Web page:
It's amazing how many people are doing simple things wrong that keep them awake, such as drinking caffeine before bed or keeping their bedroom too warm. The good thing about homoeopathy is that there are different remedies for different sorts of sleeplessness. For recent bereavement, ignatia is good; for ongoing, chronic grief, natrum mur can help. If someone is overworked and unable to wind down, nux vomica can help; it can also help if you've eaten or drunk too much and you can't settle down because of that. If it's physical pain that's stopping you from dropping off, rhus tox is helpful.

For new mothers or carers who have their sleep interrupted a lot and then can't sleep when they get the chance to, cocculus can work. Those are things that people can try initially; they can always get a homoeopathic consultation if they need more specific advice.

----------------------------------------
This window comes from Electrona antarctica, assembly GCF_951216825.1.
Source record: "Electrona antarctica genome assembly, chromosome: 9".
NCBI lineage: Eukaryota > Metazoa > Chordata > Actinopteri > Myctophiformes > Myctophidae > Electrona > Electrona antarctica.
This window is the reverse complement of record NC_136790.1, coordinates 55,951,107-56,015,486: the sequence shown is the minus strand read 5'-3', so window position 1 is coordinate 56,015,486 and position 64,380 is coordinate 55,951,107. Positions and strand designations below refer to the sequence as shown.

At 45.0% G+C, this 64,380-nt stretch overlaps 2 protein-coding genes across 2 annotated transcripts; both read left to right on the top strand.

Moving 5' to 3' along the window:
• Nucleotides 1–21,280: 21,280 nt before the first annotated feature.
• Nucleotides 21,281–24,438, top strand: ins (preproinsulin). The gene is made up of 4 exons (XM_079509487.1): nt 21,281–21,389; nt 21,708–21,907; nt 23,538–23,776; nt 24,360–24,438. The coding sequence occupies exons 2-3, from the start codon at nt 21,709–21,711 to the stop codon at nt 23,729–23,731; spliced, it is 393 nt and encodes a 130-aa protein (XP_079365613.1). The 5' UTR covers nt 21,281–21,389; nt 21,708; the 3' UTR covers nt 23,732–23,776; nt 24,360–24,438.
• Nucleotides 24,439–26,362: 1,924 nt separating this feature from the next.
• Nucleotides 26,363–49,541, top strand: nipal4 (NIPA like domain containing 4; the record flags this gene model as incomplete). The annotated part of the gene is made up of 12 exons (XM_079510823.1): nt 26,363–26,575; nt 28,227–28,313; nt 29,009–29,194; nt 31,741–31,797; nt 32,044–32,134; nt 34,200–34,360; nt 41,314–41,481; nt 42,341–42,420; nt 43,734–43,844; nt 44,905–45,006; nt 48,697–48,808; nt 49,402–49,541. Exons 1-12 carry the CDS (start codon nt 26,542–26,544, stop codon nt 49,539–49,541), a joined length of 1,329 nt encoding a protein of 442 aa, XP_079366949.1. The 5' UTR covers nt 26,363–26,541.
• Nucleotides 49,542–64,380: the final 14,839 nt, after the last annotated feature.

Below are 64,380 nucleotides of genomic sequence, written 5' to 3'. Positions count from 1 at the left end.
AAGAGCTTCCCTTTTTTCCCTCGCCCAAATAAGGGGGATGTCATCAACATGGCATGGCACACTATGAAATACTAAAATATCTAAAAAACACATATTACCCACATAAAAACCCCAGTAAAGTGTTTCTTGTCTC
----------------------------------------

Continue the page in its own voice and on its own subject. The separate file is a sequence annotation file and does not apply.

Joanne Lunn, The British Nutrition Foundation:

Just before bed, you should always avoid anything with a stimulant in it, such as coffee or tea. Some medicine has caffeine in it, too, so check the label of anything you're taking. It's usually daytime cold and flu remedies that are the most likely to contain caffeine. Everyone is different, though, and you are likely to know how sensitive you are to caffeine and how likely it is to keep you awake.